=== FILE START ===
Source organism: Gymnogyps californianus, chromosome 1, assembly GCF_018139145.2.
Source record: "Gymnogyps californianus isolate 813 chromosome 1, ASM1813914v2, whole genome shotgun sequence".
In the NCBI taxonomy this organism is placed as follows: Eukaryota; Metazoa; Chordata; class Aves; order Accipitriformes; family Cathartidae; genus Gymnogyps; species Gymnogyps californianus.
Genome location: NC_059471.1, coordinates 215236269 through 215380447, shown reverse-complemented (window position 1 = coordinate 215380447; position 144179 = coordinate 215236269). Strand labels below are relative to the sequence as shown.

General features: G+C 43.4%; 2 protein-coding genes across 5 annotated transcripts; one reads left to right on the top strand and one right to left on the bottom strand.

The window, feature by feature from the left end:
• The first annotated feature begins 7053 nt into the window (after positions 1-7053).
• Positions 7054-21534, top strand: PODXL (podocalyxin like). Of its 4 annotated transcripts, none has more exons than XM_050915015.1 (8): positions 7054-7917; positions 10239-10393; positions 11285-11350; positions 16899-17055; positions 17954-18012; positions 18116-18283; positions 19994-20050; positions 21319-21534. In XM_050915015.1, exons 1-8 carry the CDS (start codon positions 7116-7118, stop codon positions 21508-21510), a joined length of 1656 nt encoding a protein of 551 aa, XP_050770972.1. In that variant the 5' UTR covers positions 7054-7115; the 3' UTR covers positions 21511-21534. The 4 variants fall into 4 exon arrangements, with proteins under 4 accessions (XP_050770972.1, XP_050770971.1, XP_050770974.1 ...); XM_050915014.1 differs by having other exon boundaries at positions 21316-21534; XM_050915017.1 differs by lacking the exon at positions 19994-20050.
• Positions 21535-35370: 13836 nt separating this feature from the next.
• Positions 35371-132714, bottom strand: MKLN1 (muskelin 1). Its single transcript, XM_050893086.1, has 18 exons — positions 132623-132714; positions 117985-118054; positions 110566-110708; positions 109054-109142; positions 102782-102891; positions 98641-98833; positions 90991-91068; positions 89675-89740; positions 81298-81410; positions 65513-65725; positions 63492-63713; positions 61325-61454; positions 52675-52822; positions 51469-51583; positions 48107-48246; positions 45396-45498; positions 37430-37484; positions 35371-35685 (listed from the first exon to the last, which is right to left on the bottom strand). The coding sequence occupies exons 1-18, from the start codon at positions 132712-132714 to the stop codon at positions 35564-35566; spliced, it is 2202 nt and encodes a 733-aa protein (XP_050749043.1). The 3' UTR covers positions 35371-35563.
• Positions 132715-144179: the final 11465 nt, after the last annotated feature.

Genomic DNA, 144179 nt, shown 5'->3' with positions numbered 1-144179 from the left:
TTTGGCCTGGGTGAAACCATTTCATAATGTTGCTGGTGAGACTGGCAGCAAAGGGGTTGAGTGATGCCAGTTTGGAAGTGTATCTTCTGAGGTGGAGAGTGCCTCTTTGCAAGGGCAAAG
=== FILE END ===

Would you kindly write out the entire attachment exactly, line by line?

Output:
Source organism: Gymnogyps californianus, chromosome 1, assembly GCF_018139145.2.
Source record: "Gymnogyps californianus isolate 813 chromosome 1, ASM1813914v2, whole genome shotgun sequence".
In the NCBI taxonomy this organism is placed as follows: Eukaryota; Metazoa; Chordata; class Aves; order Accipitriformes; family Cathartidae; genus Gymnogyps; species Gymnogyps californianus.
Genome location: NC_059471.1, coordinates 215236269 through 215380447, shown reverse-complemented (window position 1 = coordinate 215380447; position 144179 = coordinate 215236269). Strand labels below are relative to the sequence as shown.

General features: G+C 43.4%; 2 protein-coding genes across 5 annotated transcripts; one reads left to right on the top strand and one right to left on the bottom strand.

The window, feature by feature from the left end:
• The first annotated feature begins 7053 nt into the window (after positions 1-7053).
• Positions 7054-21534, top strand: PODXL (podocalyxin like). Of its 4 annotated transcripts, none has more exons than XM_050915015.1 (8): positions 7054-7917; positions 10239-10393; positions 11285-11350; positions 16899-17055; positions 17954-18012; positions 18116-18283; positions 19994-20050; positions 21319-21534. In XM_050915015.1, exons 1-8 carry the CDS (start codon positions 7116-7118, stop codon positions 21508-21510), a joined length of 1656 nt encoding a protein of 551 aa, XP_050770972.1. In that variant the 5' UTR covers positions 7054-7115; the 3' UTR covers positions 21511-21534. The 4 variants fall into 4 exon arrangements, with proteins under 4 accessions (XP_050770972.1, XP_050770971.1, XP_050770974.1 ...); XM_050915014.1 differs by having other exon boundaries at positions 21316-21534; XM_050915017.1 differs by lacking the exon at positions 19994-20050.
• Positions 21535-35370: 13836 nt separating this feature from the next.
• Positions 35371-132714, bottom strand: MKLN1 (muskelin 1). Its single transcript, XM_050893086.1, has 18 exons — positions 132623-132714; positions 117985-118054; positions 110566-110708; positions 109054-109142; positions 102782-102891; positions 98641-98833; positions 90991-91068; positions 89675-89740; positions 81298-81410; positions 65513-65725; positions 63492-63713; positions 61325-61454; positions 52675-52822; positions 51469-51583; positions 48107-48246; positions 45396-45498; positions 37430-37484; positions 35371-35685 (listed from the first exon to the last, which is right to left on the bottom strand). The coding sequence occupies exons 1-18, from the start codon at positions 132712-132714 to the stop codon at positions 35564-35566; spliced, it is 2202 nt and encodes a 733-aa protein (XP_050749043.1). The 3' UTR covers positions 35371-35563.
• Positions 132715-144179: the final 11465 nt, after the last annotated feature.

Genomic DNA, 144179 nt, shown 5'->3' with positions numbered 1-144179 from the left:
TTTGGCCTGGGTGAAACCATTTCATAATGTTGCTGGTGAGACTGGCAGCAAAGGGGTTGAGTGATGCCAGTTTGGAAGTGTATCTTCTGAGGTGGAGAGTGCCTCTTTGCAAGGGCAAAG